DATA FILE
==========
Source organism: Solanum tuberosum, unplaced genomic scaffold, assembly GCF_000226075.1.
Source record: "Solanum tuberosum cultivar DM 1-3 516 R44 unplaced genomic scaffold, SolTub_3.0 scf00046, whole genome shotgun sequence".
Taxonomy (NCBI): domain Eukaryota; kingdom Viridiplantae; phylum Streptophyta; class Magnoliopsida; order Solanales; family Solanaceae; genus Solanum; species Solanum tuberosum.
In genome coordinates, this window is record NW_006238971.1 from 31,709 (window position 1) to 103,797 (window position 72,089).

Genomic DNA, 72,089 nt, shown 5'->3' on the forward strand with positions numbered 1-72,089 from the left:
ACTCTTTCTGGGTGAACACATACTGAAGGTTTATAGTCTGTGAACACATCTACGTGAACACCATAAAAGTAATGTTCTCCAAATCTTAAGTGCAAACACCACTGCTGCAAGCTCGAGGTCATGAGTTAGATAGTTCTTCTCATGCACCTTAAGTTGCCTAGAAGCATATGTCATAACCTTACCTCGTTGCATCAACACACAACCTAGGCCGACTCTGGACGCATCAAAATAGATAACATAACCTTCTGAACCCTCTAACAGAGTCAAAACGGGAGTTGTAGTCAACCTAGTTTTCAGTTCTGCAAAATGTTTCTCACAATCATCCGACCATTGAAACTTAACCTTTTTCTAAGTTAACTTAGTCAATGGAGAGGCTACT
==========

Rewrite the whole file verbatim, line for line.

Source organism: Solanum tuberosum, unplaced genomic scaffold, assembly GCF_000226075.1.
Source record: "Solanum tuberosum cultivar DM 1-3 516 R44 unplaced genomic scaffold, SolTub_3.0 scf00046, whole genome shotgun sequence".
Taxonomy (NCBI): domain Eukaryota; kingdom Viridiplantae; phylum Streptophyta; class Magnoliopsida; order Solanales; family Solanaceae; genus Solanum; species Solanum tuberosum.
In genome coordinates, this window is record NW_006238971.1 from 31,709 (window position 1) to 103,797 (window position 72,089).

Genomic DNA, 72,089 nt, shown 5'->3' on the forward strand with positions numbered 1-72,089 from the left:
ACTCTTTCTGGGTGAACACATACTGAAGGTTTATAGTCTGTGAACACATCTACGTGAACACCATAAAAGTAATGTTCTCCAAATCTTAAGTGCAAACACCACTGCTGCAAGCTCGAGGTCATGAGTTAGATAGTTCTTCTCATGCACCTTAAGTTGCCTAGAAGCATATGTCATAACCTTACCTCGTTGCATCAACACACAACCTAGGCCGACTCTGGACGCATCAAAATAGATAACATAACCTTCTGAACCCTCTAACAGAGTCAAAACGGGAGTTGTAGTCAACCTAGTTTTCAGTTCTGCAAAATGTTTCTCACAATCATCCGACCATTGAAACTTAACCTTTTTCTAAGTTAACTTAGTCAATGGAGAGGCTACT